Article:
Symform is a cloud storage service which can give up to 200 GB of space, free of charge, if you're able to contribute some spare hard drive space of your own. You contribute 150GB of local storage to the grid, for instance, and you'll be able to use 100GB of the space provided by other users.
Sounds insecure? Don't worry, when you upload "Confidential.doc" the file isn't just sent to a single other computer. Instead it's encrypted, then scattered into tiny fragments and spread around the Symform grid.
The system has built-in redundancy, too. If one of your fragments is on a PC which crashes, or where the user deletes your files, or just uninstalls Symform, that's not a problem. Symform's Cloud Control service notices the failure, regenerates the files stored on that computer, and relocates them to other users.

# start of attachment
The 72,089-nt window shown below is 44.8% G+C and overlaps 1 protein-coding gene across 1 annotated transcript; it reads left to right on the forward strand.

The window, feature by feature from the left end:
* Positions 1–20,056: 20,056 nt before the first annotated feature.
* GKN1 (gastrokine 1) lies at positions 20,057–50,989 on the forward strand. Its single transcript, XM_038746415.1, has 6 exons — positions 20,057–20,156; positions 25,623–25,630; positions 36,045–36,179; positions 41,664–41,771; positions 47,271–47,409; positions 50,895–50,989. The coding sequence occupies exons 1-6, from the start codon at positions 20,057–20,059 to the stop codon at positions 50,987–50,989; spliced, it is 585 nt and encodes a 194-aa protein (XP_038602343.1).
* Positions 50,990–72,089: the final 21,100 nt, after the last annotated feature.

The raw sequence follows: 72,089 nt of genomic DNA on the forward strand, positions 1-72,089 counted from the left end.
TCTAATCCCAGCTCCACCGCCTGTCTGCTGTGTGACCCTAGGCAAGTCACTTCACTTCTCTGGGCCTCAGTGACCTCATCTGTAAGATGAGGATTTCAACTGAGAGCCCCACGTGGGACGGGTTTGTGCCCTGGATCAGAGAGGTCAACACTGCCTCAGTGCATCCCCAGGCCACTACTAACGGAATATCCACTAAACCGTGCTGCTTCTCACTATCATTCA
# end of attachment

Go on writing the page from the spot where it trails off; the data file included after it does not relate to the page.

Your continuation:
There are still some complications. The grid obviously needs contributing devices to be available most of the time (80% at a minimum), for instance. And it'll generate more activity on your internet connection, too, as the system stores data on your PC and retrieves it at a later date (although the client does all you to control upload speeds so it won't use all your bandwidth).
If none of that sounds too appealing then the good news is that every Symform user gets 10GB of space free, whether they contribute local storage or not. Or you can just purchase drive space, which costs from a monthly $10 for 100GB.
It's a clever system; the file transfer client itself is very configurable; and overall the program could be a very cheap way to store lots of data elsewhere for very little cost. Will it work for you? The best way is to start with a free 10GB account and see how you get on.